Newman’s legacy

Equally, perhaps we can contrast Watt’s impact on our lives with Newman’s legacy for us as Catholics, and ask what the life of Blessed Cardinal John Henry Newman means for us today.

One meaningful legacy is to be found in the remarkable number of schools named after Cardinal Newman, including Cardinal Newman High School in Bellshill, North Lanarkshire (naturally there is also a Cardinal Newman School in Edgbaston).

All of these many Newman schools across the UK represent the fruits of Blessed Cardinal Newman’s labour in helping us to emerge from the shadows, as respected equals, entering into a more tolerant and enlightened age.

More so, many of these Newman schools exist in diverse cities alongside other minorities and religious communities, drawn to the great manufacturing centres like Glasgow and Birmingham from all around the world, thanks to industrialists and inventors like James Watt.


Newman Catholic College

However, the ‘Newman school’ which really stands out as being active and full participants in the civic life of the community is the Newman Catholic College located in the London Borough of Brent.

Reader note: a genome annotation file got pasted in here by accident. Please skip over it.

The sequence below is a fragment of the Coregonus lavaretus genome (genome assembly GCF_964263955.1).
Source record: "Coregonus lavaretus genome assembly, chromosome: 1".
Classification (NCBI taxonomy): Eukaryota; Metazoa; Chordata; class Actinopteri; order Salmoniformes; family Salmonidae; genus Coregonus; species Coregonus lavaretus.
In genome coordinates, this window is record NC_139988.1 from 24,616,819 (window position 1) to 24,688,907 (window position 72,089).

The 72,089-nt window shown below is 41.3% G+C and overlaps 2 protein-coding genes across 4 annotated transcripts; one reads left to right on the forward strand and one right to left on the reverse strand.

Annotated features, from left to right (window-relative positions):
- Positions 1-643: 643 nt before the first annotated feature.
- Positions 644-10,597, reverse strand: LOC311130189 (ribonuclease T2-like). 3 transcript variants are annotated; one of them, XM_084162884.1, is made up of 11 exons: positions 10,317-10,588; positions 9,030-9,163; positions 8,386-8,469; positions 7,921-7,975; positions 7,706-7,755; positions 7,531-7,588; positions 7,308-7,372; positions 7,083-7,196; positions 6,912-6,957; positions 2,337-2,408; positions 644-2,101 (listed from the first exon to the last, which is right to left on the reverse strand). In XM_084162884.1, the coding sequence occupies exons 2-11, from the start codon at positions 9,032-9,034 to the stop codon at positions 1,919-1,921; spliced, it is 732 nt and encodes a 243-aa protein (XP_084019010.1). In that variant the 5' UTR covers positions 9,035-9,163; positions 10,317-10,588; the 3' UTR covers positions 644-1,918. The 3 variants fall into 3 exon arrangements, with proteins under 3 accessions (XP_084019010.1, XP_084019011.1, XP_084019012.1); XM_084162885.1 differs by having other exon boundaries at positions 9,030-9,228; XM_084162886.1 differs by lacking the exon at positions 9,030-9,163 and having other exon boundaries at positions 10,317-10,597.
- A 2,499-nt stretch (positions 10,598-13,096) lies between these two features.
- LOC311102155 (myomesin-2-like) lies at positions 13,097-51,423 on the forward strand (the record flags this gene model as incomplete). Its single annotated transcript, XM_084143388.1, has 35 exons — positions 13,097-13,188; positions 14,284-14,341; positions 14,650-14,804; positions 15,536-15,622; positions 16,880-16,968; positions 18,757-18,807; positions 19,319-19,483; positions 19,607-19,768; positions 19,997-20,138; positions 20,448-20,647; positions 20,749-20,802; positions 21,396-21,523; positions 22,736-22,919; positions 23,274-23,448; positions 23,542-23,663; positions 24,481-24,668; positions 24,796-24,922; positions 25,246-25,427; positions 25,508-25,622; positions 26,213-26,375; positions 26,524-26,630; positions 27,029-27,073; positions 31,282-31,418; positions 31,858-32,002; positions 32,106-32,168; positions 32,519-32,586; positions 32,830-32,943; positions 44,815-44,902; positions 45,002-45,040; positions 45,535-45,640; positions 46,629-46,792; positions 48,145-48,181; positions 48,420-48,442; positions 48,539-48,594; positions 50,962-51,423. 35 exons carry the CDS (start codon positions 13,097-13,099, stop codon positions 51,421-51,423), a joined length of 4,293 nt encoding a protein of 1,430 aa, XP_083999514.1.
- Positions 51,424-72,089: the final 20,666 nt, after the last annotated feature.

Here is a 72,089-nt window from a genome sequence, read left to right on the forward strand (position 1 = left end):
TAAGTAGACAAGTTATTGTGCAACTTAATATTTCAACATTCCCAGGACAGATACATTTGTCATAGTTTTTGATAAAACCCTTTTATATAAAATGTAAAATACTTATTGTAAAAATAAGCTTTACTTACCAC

For example, as a member of London Citizens, Newman Catholic College is a Living Wage Employer, and campaigns for the living wage to be adopted across the country.

The Living Wage Campaign believes that work should be the surest way out of poverty, and that employers who can afford to pay the Living Wage should do so.

The school also takes part in assemblies with Citizens UK, who coordinate the living wage campaign. At these, the mayor and senior housing officials are held to account on issues affecting their community, such as tackling rogue landlords and access to affordable housing.